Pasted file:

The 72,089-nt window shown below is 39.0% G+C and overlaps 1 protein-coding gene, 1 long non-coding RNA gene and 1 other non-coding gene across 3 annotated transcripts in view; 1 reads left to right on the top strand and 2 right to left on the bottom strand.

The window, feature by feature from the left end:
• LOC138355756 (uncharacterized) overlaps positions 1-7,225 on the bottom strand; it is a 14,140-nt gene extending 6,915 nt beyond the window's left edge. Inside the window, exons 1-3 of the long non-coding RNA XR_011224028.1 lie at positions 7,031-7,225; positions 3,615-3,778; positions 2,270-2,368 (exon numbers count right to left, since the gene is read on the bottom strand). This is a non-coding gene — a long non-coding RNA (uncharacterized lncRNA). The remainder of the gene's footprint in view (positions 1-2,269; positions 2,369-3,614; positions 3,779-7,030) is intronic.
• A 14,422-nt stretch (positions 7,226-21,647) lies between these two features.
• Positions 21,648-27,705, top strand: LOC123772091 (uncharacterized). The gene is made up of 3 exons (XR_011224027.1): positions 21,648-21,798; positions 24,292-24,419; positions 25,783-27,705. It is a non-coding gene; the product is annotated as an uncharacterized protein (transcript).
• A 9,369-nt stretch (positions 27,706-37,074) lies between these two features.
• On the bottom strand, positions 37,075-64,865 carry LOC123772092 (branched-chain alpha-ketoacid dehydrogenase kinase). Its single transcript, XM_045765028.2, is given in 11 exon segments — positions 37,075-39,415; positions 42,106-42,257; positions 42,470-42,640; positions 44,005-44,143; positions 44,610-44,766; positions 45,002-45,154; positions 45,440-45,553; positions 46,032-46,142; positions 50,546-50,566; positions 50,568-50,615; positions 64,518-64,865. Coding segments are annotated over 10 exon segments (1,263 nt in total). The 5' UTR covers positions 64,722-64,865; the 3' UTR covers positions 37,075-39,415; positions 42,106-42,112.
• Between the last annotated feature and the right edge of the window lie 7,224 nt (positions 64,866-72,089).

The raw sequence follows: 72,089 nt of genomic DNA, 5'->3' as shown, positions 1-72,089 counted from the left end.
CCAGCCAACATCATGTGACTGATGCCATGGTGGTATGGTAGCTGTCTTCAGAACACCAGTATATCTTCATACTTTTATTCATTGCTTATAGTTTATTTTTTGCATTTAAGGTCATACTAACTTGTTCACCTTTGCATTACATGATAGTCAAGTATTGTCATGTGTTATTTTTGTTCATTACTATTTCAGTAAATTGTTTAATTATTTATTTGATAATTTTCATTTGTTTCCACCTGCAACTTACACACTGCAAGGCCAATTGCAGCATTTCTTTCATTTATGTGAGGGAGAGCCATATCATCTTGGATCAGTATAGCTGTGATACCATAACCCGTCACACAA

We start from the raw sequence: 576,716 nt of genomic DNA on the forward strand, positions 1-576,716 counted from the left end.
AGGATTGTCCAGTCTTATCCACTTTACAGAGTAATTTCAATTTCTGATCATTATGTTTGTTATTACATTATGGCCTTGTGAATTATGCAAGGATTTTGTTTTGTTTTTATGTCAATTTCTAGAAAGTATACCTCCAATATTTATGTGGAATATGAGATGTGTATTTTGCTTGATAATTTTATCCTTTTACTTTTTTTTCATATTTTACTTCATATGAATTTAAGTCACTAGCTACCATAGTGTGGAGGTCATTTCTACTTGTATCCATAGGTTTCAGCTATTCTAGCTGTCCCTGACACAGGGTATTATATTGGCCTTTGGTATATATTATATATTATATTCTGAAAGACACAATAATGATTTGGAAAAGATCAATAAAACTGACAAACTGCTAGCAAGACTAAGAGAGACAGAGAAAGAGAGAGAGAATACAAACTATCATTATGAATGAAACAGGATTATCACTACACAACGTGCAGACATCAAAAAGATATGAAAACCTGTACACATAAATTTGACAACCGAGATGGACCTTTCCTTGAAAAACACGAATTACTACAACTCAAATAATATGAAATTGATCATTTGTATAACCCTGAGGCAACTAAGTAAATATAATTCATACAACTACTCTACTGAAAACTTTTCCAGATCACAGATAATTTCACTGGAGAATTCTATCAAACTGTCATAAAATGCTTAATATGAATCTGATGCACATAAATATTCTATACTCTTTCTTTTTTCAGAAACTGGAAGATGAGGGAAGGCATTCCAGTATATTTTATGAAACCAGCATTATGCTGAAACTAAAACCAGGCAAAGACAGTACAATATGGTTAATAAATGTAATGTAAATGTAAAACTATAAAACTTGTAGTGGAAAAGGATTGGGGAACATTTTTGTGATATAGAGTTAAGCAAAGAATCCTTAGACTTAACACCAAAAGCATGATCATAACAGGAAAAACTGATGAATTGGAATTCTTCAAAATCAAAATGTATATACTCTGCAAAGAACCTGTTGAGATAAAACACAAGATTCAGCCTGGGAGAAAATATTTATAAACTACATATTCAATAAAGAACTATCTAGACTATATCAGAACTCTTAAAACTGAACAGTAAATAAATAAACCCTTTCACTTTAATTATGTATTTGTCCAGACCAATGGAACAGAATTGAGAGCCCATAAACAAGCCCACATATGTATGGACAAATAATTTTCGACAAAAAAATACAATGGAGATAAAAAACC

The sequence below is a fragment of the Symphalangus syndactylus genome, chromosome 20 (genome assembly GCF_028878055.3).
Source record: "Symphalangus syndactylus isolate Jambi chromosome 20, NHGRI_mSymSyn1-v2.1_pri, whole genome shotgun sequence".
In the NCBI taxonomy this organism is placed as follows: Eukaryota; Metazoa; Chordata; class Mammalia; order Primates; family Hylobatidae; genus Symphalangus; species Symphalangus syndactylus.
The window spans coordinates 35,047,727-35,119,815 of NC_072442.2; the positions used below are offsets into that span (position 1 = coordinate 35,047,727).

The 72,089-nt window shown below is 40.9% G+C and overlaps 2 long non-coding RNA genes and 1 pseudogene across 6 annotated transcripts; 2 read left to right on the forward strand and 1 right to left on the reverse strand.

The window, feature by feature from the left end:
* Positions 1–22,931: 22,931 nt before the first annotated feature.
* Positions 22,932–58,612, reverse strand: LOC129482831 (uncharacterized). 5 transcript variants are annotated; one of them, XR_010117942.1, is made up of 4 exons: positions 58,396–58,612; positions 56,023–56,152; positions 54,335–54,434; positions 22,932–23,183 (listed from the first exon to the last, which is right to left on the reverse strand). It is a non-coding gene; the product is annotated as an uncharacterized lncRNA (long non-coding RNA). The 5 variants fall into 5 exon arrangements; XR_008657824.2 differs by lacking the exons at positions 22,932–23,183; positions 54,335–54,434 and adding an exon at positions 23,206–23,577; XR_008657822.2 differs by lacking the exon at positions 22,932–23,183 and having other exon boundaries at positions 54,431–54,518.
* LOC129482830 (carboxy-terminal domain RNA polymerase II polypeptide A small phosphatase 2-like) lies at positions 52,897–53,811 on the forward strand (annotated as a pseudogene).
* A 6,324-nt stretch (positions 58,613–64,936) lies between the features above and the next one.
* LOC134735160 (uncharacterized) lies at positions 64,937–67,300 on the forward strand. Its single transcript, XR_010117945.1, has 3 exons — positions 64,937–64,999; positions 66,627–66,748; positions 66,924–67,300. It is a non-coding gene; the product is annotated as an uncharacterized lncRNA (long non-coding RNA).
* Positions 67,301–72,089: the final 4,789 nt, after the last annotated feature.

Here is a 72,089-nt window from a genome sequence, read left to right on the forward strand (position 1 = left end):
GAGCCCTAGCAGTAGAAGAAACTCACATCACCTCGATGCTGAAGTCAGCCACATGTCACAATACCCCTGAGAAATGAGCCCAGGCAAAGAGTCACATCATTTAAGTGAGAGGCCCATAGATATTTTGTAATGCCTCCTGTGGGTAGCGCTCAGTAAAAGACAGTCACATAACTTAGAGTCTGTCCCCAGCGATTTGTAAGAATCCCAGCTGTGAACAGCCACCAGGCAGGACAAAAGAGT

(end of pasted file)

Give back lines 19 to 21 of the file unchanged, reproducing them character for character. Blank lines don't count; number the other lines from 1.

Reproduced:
* Positions 1–22,931: 22,931 nt before the first annotated feature.
* Positions 22,932–58,612, reverse strand: LOC129482831 (uncharacterized). 5 transcript variants are annotated; one of them, XR_010117942.1, is made up of 4 exons: positions 58,396–58,612; positions 56,023–56,152; positions 54,335–54,434; positions 22,932–23,183 (listed from the first exon to the last, which is right to left on the reverse strand). It is a non-coding gene; the product is annotated as an uncharacterized lncRNA (long non-coding RNA). The 5 variants fall into 5 exon arrangements; XR_008657824.2 differs by lacking the exons at positions 22,932–23,183; positions 54,335–54,434 and adding an exon at positions 23,206–23,577; XR_008657822.2 differs by lacking the exon at positions 22,932–23,183 and having other exon boundaries at positions 54,431–54,518.
* LOC129482830 (carboxy-terminal domain RNA polymerase II polypeptide A small phosphatase 2-like) lies at positions 52,897–53,811 on the forward strand (annotated as a pseudogene).